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Jerky Cures - Please Explain Process

post #1 of 7
Thread Starter 

So I know people say a cure is not needed and some swear by it... i've never used a cure and have made jerky off/on for maybe 10 years.

 

With that said... I've only been smoking my jerky for a month... and maybe I should use a cure.

 

So with that said, few questions

 

1) What is this "Cure #1" people talk about

2) How do you apply a cure? When?

 

I usually let my beef soak in my homemade marindate for a day.

 

At what point does this "cure" go on, and how. Do I drain/pat down my beef after the marinade and then apply the cure like I would a rub? Or do I mix this in with my marinade? Do I drain the marinade after a day and then soak it in the "cure" for a day?

Let me know... i'd like to try it... does it add any salt flavor or what not to my beef in a way in which i should OMIT something from my marinade (which is mostly jack daniels/soy sauce/Worcester and some other flavors)

post #2 of 7

AD, cure #1  contains salt and sodium nitrite,it will give your product a reddish color but flavor remains the same. Add it to your brine(1 level teaspoon per 5 #) when you are mixing all the other ingredients together. No special steps are needed.

post #3 of 7
Thread Starter 

Ohh easy enough so just 1 level tsp into my marinade mix and that's it

post #4 of 7
Adam, morning.... to get a mix of approx. 156 Ppm nitrite, weigh the liquid and the meat... for every 5#'s, add 1 level tsp. cure #1 to the liquid and dissolve at temps below 120 deg. F..... then combine the liquid and meat together..... the nitrite in the cure, 6.25% nitrite + salt, prevents botulism from growing... botulism can grow in the absence of oxygen in temperatures where smoking takes place.. smoke reduces the oxygen in the air... so, smoking creates a great environment for botulism to grow...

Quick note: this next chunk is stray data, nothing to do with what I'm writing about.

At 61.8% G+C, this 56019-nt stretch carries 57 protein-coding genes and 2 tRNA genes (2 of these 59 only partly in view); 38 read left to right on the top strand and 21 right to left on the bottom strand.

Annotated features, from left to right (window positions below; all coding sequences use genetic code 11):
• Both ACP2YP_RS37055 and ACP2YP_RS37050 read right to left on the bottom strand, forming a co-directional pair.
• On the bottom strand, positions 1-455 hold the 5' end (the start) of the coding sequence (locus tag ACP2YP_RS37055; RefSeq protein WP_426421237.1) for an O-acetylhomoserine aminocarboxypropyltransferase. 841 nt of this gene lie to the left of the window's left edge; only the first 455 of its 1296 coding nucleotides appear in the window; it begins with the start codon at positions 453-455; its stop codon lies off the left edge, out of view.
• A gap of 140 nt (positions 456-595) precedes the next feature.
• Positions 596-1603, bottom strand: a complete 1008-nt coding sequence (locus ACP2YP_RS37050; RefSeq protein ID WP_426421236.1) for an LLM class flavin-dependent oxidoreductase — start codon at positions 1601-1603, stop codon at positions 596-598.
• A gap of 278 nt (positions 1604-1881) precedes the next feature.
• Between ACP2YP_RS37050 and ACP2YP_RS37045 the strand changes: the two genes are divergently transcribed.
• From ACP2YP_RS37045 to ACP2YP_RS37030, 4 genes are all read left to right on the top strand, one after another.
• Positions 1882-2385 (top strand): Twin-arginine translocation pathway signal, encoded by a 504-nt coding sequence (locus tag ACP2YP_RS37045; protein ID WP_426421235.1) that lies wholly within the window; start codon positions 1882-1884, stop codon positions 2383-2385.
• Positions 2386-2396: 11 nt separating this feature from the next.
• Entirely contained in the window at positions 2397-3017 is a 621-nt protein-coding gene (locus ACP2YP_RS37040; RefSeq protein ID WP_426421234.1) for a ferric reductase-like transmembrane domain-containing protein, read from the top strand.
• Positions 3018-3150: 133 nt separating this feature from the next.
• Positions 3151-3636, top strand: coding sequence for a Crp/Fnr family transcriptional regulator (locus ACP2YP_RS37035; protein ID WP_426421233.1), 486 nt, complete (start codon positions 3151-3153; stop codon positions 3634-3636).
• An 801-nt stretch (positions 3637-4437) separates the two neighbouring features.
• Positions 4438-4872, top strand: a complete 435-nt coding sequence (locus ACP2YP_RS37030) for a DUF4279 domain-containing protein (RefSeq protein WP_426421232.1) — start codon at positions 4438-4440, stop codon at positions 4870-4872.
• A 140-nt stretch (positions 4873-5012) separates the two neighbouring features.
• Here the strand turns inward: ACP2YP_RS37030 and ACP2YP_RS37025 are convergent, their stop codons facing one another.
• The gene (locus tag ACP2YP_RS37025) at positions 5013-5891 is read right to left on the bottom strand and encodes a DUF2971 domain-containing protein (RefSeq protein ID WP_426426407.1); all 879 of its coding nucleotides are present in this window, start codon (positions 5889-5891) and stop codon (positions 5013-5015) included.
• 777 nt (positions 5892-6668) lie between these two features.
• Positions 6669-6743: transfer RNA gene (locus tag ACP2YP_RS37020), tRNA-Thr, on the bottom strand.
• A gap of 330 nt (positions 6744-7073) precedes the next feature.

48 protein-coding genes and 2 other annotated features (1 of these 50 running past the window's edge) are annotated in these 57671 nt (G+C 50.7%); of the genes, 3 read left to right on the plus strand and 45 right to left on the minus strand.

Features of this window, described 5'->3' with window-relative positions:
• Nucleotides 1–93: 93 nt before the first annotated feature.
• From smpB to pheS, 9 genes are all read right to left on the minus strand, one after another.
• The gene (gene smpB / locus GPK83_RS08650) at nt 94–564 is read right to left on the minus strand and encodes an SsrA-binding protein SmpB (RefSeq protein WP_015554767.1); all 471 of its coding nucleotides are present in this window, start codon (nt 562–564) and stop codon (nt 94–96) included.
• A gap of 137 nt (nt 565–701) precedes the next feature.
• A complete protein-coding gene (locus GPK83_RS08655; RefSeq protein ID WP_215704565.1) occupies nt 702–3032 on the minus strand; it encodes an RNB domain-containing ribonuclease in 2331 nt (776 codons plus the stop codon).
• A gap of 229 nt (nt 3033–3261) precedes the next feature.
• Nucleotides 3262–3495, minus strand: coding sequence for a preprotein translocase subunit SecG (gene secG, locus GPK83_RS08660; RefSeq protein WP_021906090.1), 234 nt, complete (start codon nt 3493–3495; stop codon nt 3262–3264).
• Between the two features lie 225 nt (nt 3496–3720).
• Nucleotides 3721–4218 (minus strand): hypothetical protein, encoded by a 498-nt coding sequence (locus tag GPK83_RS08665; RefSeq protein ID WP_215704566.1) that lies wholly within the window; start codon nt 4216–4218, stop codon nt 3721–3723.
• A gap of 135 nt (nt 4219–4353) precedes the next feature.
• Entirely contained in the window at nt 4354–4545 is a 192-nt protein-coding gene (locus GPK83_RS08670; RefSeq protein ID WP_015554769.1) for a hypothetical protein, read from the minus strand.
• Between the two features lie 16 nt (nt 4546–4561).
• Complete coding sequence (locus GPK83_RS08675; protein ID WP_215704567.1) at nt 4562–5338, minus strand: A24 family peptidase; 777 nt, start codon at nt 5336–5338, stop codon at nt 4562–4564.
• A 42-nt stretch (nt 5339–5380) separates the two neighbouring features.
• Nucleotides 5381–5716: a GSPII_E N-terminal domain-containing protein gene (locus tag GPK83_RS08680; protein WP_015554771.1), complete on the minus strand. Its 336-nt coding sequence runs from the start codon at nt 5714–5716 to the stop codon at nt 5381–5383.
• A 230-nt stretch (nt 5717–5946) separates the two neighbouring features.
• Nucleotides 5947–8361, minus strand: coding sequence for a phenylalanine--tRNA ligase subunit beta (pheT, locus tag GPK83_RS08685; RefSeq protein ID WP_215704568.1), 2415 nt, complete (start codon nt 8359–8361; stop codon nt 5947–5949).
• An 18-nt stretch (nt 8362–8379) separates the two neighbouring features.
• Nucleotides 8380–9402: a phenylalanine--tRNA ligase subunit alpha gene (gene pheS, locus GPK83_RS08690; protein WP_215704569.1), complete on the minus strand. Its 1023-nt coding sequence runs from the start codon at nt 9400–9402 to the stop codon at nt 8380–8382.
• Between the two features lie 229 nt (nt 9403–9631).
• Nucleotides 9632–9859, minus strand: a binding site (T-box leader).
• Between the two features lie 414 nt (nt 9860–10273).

post #5 of 7
Thread Starter 

K i'll start using it, can't really hurt and most of the major food companies use that stuff it seems, the nitrate anyway... i'll mix it in with my wet ingrediants. My meat is about 1lb and the wet is about 1lb so 1 tsp should be perfect. So i'll mix it when I do my wet, as I disolve the other stuff anyway, then mix it all together and let it sit a day or two in the fridge before smoking it for 6-7 hours

post #6 of 7
Quote:
Originally Posted by Adam D View Post

K i'll start using it, can't really hurt and most of the major food companies use that stuff it seems, the nitrate nitrite anyway... i'll mix it in with my wet ingrediants. My meat is about 1lb and the wet is about 1lb so 1 tsp should be perfect. [SIZE=4]You want less than 1/2 tsp... [/SIZE]So i'll mix it when I do my wet, as I disolve the other stuff anyway, then mix it all together and let it sit a day or two in the fridge before smoking it for 6-7 hours


For every 5#'s of meat and liquid, you want 1 tsp. cure #1....
post #7 of 7
Thread Starter 

That was a typo... I meant 4 lbs of meat, lol. Thanks for the advice, I'll start using it in my jerky as I don't really like my jerky cold but i've had to refrigerate it lately

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